Bier de Stone ( wrote,
Bier de Stone

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XYZ, behind the secrecy

      Nobody seems to value the symbol in grammar anymore. Dash marks aren't what they use to be and the other day somebody referring to the slash mark (virgule) of an URL worded it to me as 'backslash'. This symbol is taken for granted. Not only does my mail arrive to my apartment as xxxx 1-2, but many times the ½ symbol is left out of my address altogether. Instead, I see the barcode hash marks down at the bottom of every letter that reaches my domain.
      So, before I stray from subject further, it is this symbol / I am referring to which is most often utilized in fractions. A newcomer called the backslash \ is not affiliated with fractions. Most people will tell you that they've used slash marks in sentences containing word alternatives such as 'and/or' as well as in date formats such as 4/29/6. The term virgule might as well be disgarded as latin, norse or some other medieval term. Yet, it's not like a person can look up the word slash a find the word "virgule" as reference to it. Instead, here is my dictionary definition of the term
slash 1: to cut with or as if with rouh sweeping strokes 2: CANE, LASH 3: to cut slits in (as a garment) so as to reveal a color beneath 4: to criticize cuttingly 5: to reduce sharply

      The definition for backslash wasn't even in my 9th collegiate dictionary. It was skipped over between the word "backslap" and "backslide" There are other definitions of the word 'slash' in this edition. The first one gives a time line for when "slash" first became useful in the 14c. NOTE: there's no reference to it being symbolic to slashmarks until 1576 when this word in particular started to mean 1: the act of slashing also: a long cut or stroke made by or as if by slashing 2: an ornamental slit in a garment and 3: an open tract in a forest strewn with debris (as from logging… the debris in such a tract and 4: DIAGONAL called also slash mark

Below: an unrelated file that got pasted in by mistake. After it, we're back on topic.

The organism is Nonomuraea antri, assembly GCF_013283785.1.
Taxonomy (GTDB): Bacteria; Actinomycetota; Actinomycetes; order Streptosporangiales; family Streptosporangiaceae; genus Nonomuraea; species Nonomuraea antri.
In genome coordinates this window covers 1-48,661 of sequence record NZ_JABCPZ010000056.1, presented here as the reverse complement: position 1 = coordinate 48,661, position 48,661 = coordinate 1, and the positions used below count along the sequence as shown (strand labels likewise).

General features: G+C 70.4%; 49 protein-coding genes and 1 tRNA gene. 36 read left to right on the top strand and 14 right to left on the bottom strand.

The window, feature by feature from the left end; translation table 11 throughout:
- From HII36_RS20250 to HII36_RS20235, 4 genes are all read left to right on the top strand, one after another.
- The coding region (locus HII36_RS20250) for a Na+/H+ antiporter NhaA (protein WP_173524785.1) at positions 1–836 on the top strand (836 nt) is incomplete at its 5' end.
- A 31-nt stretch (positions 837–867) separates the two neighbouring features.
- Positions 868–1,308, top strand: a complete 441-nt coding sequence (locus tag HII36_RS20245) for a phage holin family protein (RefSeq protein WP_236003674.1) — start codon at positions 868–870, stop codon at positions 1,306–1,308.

Then later, in 1652, the word began to mean a low swampy area often overgrown with brush.
Virgule F, fr. L virgula small stripe, obelus, fr. dim. of virga rod—mor at WHISK (1837): DIAGONAL 3

      Turning the page to 349, I find that the third definition which appeared as a reference source in both 'slash' and 'virgule' reads a mark / used typically to denote "or" (as in and/or), "and or" (as in straggler/deserter), or "per" (as in feet/second) —called also SOLIDUS, VIRGULE This defining etymological term was found to be in use as of 1571. Wikipedia cross references the backslash as a reverse solidus. A solidus is an ancient Roman gold coin introduced by Constantine and used to the fall of the Byzantine Empire. The end.
      Did anybody else think the movie Constantine with Keanu Reeves was a total disappointment?

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